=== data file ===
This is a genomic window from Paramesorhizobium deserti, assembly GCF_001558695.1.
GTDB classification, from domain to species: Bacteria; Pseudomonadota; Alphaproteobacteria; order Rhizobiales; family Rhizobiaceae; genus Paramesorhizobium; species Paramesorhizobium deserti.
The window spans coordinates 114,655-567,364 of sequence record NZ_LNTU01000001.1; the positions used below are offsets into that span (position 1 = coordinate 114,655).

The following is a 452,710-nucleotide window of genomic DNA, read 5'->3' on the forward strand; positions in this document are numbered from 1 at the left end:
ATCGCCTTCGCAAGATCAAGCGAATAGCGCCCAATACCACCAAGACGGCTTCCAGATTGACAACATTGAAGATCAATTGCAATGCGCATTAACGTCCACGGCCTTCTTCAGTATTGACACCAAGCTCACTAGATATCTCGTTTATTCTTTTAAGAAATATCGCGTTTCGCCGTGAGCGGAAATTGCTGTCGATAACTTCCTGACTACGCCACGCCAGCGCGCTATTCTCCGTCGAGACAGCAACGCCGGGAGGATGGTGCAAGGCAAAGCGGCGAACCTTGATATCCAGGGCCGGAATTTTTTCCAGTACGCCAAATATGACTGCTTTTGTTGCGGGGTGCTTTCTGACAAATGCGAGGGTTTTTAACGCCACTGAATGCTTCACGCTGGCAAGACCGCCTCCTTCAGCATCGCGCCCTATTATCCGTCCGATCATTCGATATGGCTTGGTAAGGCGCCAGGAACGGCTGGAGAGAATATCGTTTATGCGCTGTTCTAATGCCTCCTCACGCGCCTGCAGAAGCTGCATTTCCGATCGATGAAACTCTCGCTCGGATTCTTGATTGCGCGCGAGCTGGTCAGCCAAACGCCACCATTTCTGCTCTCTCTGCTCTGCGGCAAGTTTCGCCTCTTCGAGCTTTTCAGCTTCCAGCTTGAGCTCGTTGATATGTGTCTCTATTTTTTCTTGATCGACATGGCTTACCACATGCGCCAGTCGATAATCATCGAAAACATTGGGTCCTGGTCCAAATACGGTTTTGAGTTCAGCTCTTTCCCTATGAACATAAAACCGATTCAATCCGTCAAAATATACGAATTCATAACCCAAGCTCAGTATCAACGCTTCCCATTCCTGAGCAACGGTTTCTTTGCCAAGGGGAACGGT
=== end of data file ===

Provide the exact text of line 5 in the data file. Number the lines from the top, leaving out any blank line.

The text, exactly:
ATCGCCTTCGCAAGATCAAGCGAATAGCGCCCAATACCACCAAGACGGCTTCCAGATTGACAACATTGAAGATCAATTGCAATGCGCATTAACGTCCACGGCCTTCTTCAGTATTGACACCAAGCTCACTAGATATCTCGTTTATTCTTTTAAGAAATATCGCGTTTCGCCGTGAGCGGAAATTGCTGTCGATAACTTCCTGACTACGCCACGCCAGCGCGCTATTCTCCGTCGAGACAGCAACGCCGGGAGGATGGTGCAAGGCAAAGCGGCGAACCTTGATATCCAGGGCCGGAATTTTTTCCAGTACGCCAAATATGACTGCTTTTGTTGCGGGGTGCTTTCTGACAAATGCGAGGGTTTTTAACGCCACTGAATGCTTCACGCTGGCAAGACCGCCTCCTTCAGCATCGCGCCCTATTATCCGTCCGATCATTCGATATGGCTTGGTAAGGCGCCAGGAACGGCTGGAGAGAATATCGTTTATGCGCTGTTCTAATGCCTCCTCACGCGCCTGCAGAAGCTGCATTTCCGATCGATGAAACTCTCGCTCGGATTCTTGATTGCGCGCGAGCTGGTCAGCCAAACGCCACCATTTCTGCTCTCTCTGCTCTGCGGCAAGTTTCGCCTCTTCGAGCTTTTCAGCTTCCAGCTTGAGCTCGTTGATATGTGTCTCTATTTTTTCTTGATCGACATGGCTTACCACATGCGCCAGTCGATAATCATCGAAAACATTGGGTCCTGGTCCAAATACGGTTTTGAGTTCAGCTCTTTCCCTATGAACATAAAACCGATTCAATCCGTCAAAATATACGAATTCATAACCCAAGCTCAGTATCAACGCTTCCCATTCCTGAGCAACGGTTTCTTTGCCAAGGGGAACGGT